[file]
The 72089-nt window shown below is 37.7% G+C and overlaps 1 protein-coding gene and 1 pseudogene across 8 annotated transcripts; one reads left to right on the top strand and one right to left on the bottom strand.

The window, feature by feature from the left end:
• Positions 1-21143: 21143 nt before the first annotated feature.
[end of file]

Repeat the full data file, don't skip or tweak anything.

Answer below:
The 72089-nt window shown below is 37.7% G+C and overlaps 1 protein-coding gene and 1 pseudogene across 8 annotated transcripts; one reads left to right on the top strand and one right to left on the bottom strand.

The window, feature by feature from the left end:
• Positions 1-21143: 21143 nt before the first annotated feature.